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Pulse Shooter’s Widow to Remain in Custody

The widow of the gunman who killed 49 people in an Orlando nightclub last June will remain behind bars while she awaits trial in Florida, according to a court order.

ORLANDO, Fla. (CN) - The widow of the gunman who killed 49 people in an Orlando nightclub last June will remain behind bars while she awaits trial in Florida, according to a court order.

Although a California magistrate judge earlier this month authorized Noor Salman's release from an Alameda County jail on a $500,000 bond, a federal judge in Florida revoked the release on Friday and ordered Salman to remain in custody until she is tried in an Orlando courtroom.

U.S. District Judge Paul Byron of the Middle District of Florida said in a 29-page order that Salman is too dangerous to be released and could flee to her mother's empty apartment in Palestine if she is freed.

"Defendant Salman is charged with aiding and abetting a horrific terror attack," Byron wrote. "The existence of the defendant's past involvement in a terrorist attack, even recognizing she did not pull the trigger, poses too great of a danger to the community to warrant pretrial release."

The Justice Department charged Salman in January with helping her husband Omar Mateen carry out a terror attack on the Pulse nightclub in the early hours of June 12, 2016, then later lying to the FBI in the ensuing investigation.

Mateen pledged allegiance to the Islamic State during the massacre in which he killed 49 people and injured 53 others before SWAT officers killed him in a three-hour standoff. The incident was the deadliest mass shooting in U.S. history.

Although Salman went to live with Mateen in Fort Pierce, Florida after they married, she grew up in Rodeo, a small town in the San Francisco Bay Area, and was arrested at her family home there in January.

The following month, federal prosecutors asked U.S. Magistrate Judge Donna Ryu of the Northern District of California to keep Salman in custody because she was considered dangerous and a flight risk.

They said Salman told the FBI that she knew her husband was going to carry out an attack in the name of the Islamic State, and that she had seen him leave the house the night of the attack with an assault rifle and ammunition.

In addition, they said that Salman admitted that she accompanied Mateen on three occasions to case nightclubs and Downtown Disney, and that Mateen had asked her, “What would make people more upset, an attack on Downtown Disney or a club?”

The couple also went on a spending spree before the attack, blowing through nearly the equivalent of their yearly salary on clothes, jewelry and the AR-15 rifle Mateen used in the shooting.

"The defendant's actions in this case show her to be a calculating and cold person, to a degree that enhances her danger to the community," the government said in a March 3 motion to revoke Salman's release.

But in ordering the release, Ryu had questioned the credibility of the government's evidence. She pointed out that Salman made her admissions to the FBI after a 16-hour interrogation without an attorney.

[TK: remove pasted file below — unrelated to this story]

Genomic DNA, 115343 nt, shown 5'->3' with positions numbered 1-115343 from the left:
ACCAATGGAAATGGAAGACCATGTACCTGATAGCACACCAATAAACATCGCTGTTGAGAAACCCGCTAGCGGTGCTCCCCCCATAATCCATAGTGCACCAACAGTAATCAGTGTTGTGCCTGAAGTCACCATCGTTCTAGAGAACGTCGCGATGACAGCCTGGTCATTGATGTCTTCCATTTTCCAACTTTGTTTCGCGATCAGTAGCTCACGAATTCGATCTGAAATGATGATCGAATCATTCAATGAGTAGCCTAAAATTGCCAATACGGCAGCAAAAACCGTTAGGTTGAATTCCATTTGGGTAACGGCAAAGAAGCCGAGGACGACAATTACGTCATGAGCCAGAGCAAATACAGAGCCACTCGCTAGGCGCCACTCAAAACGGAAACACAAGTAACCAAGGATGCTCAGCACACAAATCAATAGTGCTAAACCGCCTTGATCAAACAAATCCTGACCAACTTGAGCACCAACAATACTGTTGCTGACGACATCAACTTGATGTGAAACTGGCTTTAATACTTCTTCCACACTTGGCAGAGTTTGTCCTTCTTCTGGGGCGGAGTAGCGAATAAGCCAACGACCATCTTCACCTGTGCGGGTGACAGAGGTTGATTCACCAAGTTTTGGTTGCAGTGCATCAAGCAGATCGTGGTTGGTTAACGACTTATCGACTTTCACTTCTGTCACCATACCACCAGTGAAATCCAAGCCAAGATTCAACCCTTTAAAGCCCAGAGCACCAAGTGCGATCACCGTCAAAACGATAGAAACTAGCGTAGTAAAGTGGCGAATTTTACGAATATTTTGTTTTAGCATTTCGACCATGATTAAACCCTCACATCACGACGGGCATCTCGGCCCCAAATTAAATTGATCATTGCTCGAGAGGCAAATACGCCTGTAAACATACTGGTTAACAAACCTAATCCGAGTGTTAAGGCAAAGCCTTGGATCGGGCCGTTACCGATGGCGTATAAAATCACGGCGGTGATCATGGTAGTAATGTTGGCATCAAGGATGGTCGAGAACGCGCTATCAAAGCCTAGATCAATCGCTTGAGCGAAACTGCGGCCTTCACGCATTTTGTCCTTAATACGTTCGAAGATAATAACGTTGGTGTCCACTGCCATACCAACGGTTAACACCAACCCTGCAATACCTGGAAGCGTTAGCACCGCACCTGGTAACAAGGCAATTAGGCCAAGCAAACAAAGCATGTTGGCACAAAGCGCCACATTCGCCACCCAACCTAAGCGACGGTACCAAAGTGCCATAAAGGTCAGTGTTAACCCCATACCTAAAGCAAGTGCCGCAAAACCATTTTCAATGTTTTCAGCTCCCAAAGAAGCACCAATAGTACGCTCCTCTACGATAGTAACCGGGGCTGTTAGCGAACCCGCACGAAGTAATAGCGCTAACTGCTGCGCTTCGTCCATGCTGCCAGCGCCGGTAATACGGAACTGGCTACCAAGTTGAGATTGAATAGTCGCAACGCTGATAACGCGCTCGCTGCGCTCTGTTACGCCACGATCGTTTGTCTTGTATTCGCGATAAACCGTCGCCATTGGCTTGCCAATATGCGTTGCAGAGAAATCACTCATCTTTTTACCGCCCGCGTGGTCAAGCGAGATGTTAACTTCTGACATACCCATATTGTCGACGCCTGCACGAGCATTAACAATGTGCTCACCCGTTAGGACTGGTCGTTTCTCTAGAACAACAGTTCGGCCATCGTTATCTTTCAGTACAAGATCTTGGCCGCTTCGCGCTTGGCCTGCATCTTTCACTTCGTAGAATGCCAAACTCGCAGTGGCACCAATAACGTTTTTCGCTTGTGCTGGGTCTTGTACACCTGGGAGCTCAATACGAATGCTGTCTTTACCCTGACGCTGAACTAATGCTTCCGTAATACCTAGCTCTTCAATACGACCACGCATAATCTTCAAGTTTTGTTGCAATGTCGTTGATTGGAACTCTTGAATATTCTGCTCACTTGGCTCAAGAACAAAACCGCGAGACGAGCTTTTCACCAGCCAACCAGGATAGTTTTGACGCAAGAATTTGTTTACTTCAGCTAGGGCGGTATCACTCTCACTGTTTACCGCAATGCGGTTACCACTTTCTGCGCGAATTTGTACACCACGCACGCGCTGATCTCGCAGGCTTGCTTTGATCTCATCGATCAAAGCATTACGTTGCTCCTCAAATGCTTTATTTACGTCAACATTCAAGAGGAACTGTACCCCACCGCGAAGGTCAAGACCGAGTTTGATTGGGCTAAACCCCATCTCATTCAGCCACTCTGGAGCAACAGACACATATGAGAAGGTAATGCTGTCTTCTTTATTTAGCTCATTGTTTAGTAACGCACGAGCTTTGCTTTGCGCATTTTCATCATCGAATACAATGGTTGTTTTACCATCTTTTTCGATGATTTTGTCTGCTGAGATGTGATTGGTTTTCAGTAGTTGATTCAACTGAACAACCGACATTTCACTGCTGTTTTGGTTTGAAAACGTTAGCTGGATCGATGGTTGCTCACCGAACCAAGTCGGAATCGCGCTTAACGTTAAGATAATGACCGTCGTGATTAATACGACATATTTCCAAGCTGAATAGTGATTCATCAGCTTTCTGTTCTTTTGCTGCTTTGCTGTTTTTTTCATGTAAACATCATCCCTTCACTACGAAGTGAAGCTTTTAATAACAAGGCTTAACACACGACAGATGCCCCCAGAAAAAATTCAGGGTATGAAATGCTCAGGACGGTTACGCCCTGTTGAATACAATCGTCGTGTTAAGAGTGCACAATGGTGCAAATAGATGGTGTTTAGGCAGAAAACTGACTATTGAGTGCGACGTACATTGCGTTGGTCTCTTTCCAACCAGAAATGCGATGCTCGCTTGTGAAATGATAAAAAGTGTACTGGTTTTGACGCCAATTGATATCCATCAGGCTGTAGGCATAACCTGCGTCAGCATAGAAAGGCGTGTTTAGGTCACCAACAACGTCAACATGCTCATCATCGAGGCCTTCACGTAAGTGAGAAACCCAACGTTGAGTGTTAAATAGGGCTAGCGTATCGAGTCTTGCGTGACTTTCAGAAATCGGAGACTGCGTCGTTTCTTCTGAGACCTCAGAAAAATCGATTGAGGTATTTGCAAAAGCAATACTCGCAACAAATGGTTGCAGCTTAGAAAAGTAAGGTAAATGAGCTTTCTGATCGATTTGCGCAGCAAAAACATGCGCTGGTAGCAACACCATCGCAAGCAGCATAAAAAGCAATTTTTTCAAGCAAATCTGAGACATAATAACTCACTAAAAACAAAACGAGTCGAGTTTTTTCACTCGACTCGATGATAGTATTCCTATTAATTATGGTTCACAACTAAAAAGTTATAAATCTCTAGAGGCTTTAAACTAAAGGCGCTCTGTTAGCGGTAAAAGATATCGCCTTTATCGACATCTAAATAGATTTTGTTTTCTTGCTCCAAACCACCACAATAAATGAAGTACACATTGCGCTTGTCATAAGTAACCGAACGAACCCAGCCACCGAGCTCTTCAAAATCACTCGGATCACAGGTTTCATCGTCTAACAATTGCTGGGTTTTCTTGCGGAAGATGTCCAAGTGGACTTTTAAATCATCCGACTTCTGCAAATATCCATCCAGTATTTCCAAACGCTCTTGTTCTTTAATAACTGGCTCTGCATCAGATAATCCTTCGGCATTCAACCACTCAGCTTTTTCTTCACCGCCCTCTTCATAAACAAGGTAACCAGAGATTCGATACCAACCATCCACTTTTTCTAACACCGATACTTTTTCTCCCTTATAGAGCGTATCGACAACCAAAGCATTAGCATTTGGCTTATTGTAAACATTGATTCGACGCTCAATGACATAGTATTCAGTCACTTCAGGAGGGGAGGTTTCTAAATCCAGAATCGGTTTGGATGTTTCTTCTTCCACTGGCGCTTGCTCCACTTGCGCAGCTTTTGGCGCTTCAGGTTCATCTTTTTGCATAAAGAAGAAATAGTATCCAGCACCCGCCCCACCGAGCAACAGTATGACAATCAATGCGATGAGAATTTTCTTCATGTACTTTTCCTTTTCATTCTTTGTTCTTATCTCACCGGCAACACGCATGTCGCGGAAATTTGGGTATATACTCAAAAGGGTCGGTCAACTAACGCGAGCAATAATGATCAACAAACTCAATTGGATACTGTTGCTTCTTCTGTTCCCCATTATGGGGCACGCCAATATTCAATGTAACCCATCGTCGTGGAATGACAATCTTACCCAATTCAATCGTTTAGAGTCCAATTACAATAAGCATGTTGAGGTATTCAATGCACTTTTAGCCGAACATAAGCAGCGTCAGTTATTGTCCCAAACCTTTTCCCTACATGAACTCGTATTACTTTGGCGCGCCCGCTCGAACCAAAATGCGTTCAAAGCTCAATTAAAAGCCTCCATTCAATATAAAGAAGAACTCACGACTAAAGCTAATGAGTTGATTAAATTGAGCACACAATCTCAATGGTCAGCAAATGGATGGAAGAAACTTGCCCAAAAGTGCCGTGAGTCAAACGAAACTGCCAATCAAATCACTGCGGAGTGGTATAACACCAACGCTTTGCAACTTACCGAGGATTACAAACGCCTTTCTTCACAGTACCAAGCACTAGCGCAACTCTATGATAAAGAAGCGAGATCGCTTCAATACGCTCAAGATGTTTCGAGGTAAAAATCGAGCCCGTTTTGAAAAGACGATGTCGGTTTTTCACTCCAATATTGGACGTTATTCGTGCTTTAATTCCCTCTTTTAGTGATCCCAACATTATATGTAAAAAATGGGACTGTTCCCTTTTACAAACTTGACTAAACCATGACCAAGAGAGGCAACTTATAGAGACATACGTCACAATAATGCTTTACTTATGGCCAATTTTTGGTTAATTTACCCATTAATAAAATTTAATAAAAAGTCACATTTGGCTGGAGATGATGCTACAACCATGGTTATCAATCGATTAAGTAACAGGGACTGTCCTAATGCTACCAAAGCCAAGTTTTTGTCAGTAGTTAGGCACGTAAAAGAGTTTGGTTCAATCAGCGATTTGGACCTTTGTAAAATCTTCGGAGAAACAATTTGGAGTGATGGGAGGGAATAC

The judge added that the government hadn’t identified any concrete danger that Salman would now pose if she was released. The Orlando attack was insufficient to prove present danger, and Salman doesn't harbor extremist Muslim religious beliefs, Ryu said.

Byron slammed those findings in his Friday order, largely based on the same admissions to the FBI that Ryu had rejected.

"While the magistrate judge found defendant Salman does not have any ties to the Islamic State and has not personally exhibited extremist views, the magistrate judge unduly minimizes the defendant's admitted knowledge of Mateen's own extremist and violent views, his preparation for the attack, and the defendant's admission that Mateen departed the family home on June 11, 2016 armed with an assault weapon and ammunition," he wrote, adding that "the defendant's admissions to the FBl constitute substantial and credible evidence that defendant Salman aided and abetted Mateen."

Salman currently maintains that she didn't know Mateen was planning the nightclub attack. Her actions on June 11 – she bought Mateen a card for Father’s Day and told her family that the couple was planning a trip to California that summer – prove it, she says. And in a response letter to Byron, also filed Friday, she says that she was "a reluctant passenger" during the casing trips who "wanted to go home," and that Mateen controlled the couple's finances.

However, Byron noted that Salman had admitted to inventing a cover story for Mateen to use the night of the shooting, suggesting that Salman also bought the card and called her family to paint a picture of innocence.

Salman's attorney Charles Swift insisted in a statement Saturday that Salman is innocent.

"Until all the facts come out in trial, we urge the community to withhold judgment," he said.

The conditions of Salman’s release in California included house arrest and GPS monitoring at the home of her aunt and uncle in Rodeo. She was not to leave except to go to court, meet with her attorneys and go to the doctor.

Salman pleaded not guilty to the felony charges at a Jan. 18 arraignment. She faces life in prison if convicted.

Charles Swift is with the Constitutional Law Center for Muslims in America in Richardson, Texas.

Justice Department attorney Sara Sweeney in Orlando heads the government’s legal team in the case.

She could not be reached for comment late Friday.

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